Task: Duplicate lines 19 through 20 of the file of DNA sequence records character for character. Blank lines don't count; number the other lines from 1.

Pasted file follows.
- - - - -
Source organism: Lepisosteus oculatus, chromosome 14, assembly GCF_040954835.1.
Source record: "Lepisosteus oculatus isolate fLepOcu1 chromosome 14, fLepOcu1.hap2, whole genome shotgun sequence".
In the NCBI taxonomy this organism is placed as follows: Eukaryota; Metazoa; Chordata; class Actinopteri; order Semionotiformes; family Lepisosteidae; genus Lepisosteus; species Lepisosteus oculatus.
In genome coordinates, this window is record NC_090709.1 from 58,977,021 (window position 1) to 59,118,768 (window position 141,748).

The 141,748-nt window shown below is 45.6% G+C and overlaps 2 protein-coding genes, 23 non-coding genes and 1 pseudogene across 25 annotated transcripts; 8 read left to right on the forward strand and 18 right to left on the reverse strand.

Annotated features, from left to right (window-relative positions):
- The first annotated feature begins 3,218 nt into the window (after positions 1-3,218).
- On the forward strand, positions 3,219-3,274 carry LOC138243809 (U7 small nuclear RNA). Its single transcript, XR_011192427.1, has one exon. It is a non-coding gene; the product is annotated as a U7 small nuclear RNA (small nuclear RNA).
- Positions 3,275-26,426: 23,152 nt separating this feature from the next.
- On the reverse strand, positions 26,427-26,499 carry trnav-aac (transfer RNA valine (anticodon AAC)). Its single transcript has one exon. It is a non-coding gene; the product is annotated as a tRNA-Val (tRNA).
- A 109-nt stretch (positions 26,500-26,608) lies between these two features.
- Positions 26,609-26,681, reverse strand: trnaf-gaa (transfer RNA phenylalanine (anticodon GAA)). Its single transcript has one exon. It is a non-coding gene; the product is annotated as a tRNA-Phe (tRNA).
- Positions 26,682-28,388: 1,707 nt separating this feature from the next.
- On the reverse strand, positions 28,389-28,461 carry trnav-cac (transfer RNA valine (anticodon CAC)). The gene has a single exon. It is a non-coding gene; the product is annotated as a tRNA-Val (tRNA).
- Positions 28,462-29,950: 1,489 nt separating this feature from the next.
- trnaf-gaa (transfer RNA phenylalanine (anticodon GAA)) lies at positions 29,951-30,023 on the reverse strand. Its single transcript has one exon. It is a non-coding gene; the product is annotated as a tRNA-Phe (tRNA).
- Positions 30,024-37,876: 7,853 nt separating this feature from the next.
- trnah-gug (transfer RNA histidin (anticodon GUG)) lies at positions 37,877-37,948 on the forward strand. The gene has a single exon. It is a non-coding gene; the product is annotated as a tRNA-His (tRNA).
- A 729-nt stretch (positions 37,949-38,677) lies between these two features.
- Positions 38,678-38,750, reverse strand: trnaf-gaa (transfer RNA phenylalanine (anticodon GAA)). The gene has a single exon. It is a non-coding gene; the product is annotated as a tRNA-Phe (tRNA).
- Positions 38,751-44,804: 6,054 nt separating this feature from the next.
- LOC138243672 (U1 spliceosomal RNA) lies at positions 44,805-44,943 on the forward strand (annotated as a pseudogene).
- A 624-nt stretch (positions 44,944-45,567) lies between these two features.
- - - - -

- A 729-nt stretch (positions 37,949-38,677) lies between these two features.
- Positions 38,678-38,750, reverse strand: trnaf-gaa (transfer RNA phenylalanine (anticodon GAA)). The gene has a single exon. It is a non-coding gene; the product is annotated as a tRNA-Phe (tRNA).